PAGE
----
In year 1204, in the city of Barcelona, Spain, a boy was born who shouldn’t have been. Complications during his birth led to a Caesarean section, during which the boy’s mother died. Doctors could not explain how he survived such an operation, and his survival was deemed a miracle. So, fittingly, his father named him Raymond Nonnatus. Nonnatus is Latin for “not born.”

After a dramatic birth, he lead a fairly quiet childhood, being noted as being quite pious. He spent most of his early days tending sheep in the fields and was known to devote a lot of time at a small country chapel near his house called St. Nicholas (this becomes relevant later….take notes!).

As he grew older, he felt drawn to the religious life, but his not-as-pious father tried to persuade him to pursue a career and ordered him to be in charge of one of the family farms. Apparently Raymond persisted, because eventually his father gave him permission to pursue a religious vocation. Raymond then swiftly joined the order of the Mercedarians at the ripe age of 18.

Now, you may ask: Who are the Mercedarians? They were a newly founded order established by St. Peter Nolasco in Barcelona, in 1218, just 14 years after Raymond was born. The order was founded to ransom Christian captives from the Moors of North Africa, who were often forced to renounce their faith through torture. They also take a pretty legendary fourth vow, which is: to die, if necessary, for another who is in danger of losing their faith.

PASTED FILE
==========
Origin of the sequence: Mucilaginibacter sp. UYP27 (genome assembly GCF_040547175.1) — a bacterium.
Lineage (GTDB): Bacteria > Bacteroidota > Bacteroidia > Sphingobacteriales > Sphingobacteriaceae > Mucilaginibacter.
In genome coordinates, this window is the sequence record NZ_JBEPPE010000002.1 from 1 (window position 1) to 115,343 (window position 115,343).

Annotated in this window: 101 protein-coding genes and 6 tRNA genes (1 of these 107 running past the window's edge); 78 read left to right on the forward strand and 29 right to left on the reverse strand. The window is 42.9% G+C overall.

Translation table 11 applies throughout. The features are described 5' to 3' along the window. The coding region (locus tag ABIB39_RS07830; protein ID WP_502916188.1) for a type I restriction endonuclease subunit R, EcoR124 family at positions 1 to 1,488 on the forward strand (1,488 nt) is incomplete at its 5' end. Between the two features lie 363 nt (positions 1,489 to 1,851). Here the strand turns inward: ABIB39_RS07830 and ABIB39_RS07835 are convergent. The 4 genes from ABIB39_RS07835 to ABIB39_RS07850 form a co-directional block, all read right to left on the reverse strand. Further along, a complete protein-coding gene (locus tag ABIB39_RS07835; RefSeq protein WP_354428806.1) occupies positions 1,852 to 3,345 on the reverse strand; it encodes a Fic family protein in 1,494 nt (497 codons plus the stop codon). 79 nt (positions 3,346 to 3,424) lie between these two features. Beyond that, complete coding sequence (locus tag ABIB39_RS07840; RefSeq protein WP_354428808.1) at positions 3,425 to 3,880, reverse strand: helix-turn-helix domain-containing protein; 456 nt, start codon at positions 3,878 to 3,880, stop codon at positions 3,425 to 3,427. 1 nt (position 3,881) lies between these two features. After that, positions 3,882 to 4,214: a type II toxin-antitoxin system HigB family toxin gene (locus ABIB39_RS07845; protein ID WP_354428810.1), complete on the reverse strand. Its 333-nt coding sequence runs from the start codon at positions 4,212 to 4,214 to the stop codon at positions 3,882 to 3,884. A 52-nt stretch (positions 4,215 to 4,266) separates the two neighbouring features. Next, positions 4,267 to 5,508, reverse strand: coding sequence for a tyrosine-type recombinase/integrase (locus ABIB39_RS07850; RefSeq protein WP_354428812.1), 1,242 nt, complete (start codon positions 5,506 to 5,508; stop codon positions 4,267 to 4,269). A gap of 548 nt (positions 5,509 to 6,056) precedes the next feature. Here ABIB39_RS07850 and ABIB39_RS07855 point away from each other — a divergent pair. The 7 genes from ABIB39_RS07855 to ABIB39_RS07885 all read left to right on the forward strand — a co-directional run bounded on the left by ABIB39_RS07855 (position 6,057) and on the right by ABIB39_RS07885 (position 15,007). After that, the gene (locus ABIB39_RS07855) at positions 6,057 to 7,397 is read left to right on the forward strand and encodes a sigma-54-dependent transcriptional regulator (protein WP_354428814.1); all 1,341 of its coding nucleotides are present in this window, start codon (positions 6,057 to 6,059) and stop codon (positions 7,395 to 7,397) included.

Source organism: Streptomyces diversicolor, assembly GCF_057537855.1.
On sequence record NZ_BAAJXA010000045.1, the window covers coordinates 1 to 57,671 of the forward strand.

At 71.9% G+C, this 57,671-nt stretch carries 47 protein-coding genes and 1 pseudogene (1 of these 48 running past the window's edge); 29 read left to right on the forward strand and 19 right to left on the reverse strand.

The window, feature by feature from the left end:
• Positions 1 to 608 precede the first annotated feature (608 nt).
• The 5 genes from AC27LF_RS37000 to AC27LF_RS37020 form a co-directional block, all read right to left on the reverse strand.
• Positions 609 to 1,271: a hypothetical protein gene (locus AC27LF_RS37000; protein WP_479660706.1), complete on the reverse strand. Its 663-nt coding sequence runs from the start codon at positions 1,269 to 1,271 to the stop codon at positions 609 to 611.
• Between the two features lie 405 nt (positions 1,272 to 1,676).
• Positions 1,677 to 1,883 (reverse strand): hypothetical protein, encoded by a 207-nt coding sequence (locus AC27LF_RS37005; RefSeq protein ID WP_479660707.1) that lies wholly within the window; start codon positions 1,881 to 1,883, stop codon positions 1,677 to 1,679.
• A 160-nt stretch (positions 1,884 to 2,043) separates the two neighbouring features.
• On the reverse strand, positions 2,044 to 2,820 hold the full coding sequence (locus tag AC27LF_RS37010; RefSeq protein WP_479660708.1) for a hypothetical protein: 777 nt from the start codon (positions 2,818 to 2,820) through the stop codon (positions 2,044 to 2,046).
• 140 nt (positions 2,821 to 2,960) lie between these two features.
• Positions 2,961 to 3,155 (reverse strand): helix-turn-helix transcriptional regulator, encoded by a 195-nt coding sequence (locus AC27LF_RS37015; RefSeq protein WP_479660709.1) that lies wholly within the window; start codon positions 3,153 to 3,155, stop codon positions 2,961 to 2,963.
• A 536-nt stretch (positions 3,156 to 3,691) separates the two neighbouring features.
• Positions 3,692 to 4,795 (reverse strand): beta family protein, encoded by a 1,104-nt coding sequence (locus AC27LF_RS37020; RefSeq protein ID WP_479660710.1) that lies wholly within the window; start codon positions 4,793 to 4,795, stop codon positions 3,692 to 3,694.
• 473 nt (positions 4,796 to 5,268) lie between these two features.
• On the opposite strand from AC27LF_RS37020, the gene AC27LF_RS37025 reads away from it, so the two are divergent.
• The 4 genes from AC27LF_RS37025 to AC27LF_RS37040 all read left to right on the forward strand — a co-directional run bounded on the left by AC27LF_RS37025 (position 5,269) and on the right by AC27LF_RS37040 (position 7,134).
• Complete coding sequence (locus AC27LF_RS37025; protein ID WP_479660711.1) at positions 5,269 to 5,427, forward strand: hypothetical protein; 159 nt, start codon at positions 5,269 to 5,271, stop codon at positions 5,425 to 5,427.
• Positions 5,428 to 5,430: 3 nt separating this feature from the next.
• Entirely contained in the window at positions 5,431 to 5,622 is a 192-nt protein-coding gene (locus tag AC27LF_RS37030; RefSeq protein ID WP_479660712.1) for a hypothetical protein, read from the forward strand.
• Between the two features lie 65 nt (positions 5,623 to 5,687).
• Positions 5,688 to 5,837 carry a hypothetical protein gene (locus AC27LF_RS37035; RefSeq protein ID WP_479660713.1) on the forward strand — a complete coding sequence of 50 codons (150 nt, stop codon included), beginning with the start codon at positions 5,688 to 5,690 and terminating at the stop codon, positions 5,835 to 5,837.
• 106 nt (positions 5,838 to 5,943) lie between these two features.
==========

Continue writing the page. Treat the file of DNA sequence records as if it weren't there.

Raymond made good on that vow. He traveled to Valencia, Spain (a recently conquered city by the Moors) where he freed 233 Christian prisoners. After that initial success, he went out to North Africa and freed an additional 250 slaves from captivity.

Having run out of money, he still continued to try to free more Christians, and, making good on that fourth vow, he sold all he had left, trading himself as a hostage for 28 more Christian captives. But he didn’t stop there, relentless and persistent, he began preaching to the prison guards and began to even convert them!

After several conversions took place, the local governor ordered an iron padlock to be pierced through his lips to stop him from gaining even more souls. Enduring 8 months of torture and captivity, he was ransomed by St. Peter Nolasco and brought back to Barcelona. He was appointed cardinal by the Pope, but died shortly afterwards on his way to Rome at the age of 36 on August 31st, 1240, by unknown causes.

After his death, his town and the friars began to fight over where his body would be buried. Some brilliant mind made the suggestion of letting God decide, so they put his body on a blind mule and said where it goes is where his body will be buried. Well, funny enough, the mule went to the doors of the old country chapel that he prayed at as a kid, and so it was decided, and St. Nicholas Chapel was the place of his burial.

Given his miraculous birth, he is the patron saint of expectant mothers, midwives, and childbirth.

If we lived for other souls as passionately as St. Raymond did, if we gave our entire life to save other’s souls, if we preached till our enemies had to literally lock our mouths shut, imagine the amount of souls we could save from an eternity of pain, of lovelessness, of hate. Let’s take a page from St. Raymond’s book and offer up something for a nonbeliever. If Raymond gave his entire life, we can give a few moments of ours.